I have four portrait paintings on view at Classic Center in Athens, Georgia, as part of the group exhibit "Hello, Neighbor." The show was curated by painter and UGA alumna Jamie Bull, and includes some of my favorite painters here in Athens, including Michelle Fontaine and Terry Rowlett. Jamie says about the show: The four artists...are all telling stories. Some of the narratives come from a nostalgia for the past, some are derived from mythological tales, postcards from travels or snapshots of buildings and friends inform the others. Though their approach may differ, their intent is the same; these artists all turn our focus towards the people and place of Athens."
In my case it is only mostly true that these are characters from Athens, the notable exception being a portrait of my old friend Mikey. He is the subject of "Parrot King," which I painted when I lived in a raucous 24-person artist collective in an abandoned convent in San Francisco. I used to go up to the rooftop to get a little space and sunshine, and noticed a flock of wild parrots (indeed, the famous ones from the documentary "Parrots of Telegraph Hill”) flying overhead twice each day: west in the mornings, east in the afternoons to roost back on Telegraph Hill. As they flew above us they kept a constant chatter, mimicking the constant chatter at the collective below. In the painting Mikey presides over the flock, as indeed he did.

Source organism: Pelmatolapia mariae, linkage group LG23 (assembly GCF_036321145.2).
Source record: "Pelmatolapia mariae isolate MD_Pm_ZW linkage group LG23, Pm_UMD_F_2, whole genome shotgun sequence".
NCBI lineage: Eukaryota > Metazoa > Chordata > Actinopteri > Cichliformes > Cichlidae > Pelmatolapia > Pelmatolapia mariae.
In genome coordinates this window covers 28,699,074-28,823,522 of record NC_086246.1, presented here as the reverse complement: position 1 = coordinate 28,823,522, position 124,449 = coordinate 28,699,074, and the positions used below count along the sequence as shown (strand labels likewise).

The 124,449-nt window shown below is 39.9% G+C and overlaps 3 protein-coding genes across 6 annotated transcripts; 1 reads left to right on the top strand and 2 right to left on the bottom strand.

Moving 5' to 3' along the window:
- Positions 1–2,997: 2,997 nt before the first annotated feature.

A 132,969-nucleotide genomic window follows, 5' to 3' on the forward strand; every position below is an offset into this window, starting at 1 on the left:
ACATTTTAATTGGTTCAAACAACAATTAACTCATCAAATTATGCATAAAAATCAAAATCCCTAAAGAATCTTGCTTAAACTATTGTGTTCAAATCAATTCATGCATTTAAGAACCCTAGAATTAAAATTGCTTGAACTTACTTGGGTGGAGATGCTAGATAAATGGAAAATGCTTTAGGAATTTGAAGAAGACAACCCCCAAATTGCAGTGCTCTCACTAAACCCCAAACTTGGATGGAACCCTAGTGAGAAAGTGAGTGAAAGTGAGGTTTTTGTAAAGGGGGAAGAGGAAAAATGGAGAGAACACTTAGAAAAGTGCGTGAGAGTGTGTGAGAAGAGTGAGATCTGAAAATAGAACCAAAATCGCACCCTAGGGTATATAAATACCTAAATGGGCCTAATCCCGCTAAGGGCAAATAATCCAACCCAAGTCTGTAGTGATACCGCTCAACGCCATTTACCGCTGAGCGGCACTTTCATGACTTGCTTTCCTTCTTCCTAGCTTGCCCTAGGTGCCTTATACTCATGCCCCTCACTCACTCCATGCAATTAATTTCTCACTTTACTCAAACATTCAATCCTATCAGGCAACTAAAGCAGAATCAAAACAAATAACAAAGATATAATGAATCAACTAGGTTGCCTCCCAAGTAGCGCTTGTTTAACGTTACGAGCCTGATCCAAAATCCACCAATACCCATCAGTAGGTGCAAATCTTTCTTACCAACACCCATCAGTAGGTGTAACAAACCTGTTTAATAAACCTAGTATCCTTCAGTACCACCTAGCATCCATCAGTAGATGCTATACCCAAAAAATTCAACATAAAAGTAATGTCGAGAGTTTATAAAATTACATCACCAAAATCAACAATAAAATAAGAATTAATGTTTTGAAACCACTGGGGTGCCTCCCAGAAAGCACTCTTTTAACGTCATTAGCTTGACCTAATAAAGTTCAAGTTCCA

My portraits in the show make use of costume and symbolism to explore the underlying psychology of the sitters. In a self-portrait from earlier this year I wear a marching band hat, which in itself is a symbolic object: originally derived from military band helmets, with all the pomp and machismo that implies, it also carries the association of high school (in its plusses and minuses), and for me has additionally become a kind of irreverent, joyful accessory I like to wear at Burningman. The checkered hearts floating around me are traditional Scandinavian Christmas decorations, and featured in my childhood. Woven from two strands of differently-colored paper, to me they represent two cultures merging into one being, the tensions of split loyalties and doubts subsumed into a slightly melancholy, hopeful, but definitely imperfect celebration.
“Hello, Neighbor” runs through April 1st, 2016, at the Classic Center in Athens, Georgia, 300 N. Thomas Street downtown. They’re open 10-6 Monday-Friday, and for a few hours Saturday mornings.